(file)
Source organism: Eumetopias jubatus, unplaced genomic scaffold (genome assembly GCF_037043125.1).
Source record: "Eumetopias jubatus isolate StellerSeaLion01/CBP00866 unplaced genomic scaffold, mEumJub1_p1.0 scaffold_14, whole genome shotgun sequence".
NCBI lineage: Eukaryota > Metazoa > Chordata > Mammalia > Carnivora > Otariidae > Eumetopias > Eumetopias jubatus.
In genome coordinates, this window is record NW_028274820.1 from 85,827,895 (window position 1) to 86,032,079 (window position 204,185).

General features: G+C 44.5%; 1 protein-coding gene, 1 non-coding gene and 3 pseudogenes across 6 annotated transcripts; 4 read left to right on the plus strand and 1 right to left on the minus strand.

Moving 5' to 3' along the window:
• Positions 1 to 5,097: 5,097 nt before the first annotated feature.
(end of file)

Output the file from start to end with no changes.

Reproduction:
Source organism: Eumetopias jubatus, unplaced genomic scaffold (genome assembly GCF_037043125.1).
Source record: "Eumetopias jubatus isolate StellerSeaLion01/CBP00866 unplaced genomic scaffold, mEumJub1_p1.0 scaffold_14, whole genome shotgun sequence".
NCBI lineage: Eukaryota > Metazoa > Chordata > Mammalia > Carnivora > Otariidae > Eumetopias > Eumetopias jubatus.
In genome coordinates, this window is record NW_028274820.1 from 85,827,895 (window position 1) to 86,032,079 (window position 204,185).

General features: G+C 44.5%; 1 protein-coding gene, 1 non-coding gene and 3 pseudogenes across 6 annotated transcripts; 4 read left to right on the plus strand and 1 right to left on the minus strand.

Moving 5' to 3' along the window:
• Positions 1 to 5,097: 5,097 nt before the first annotated feature.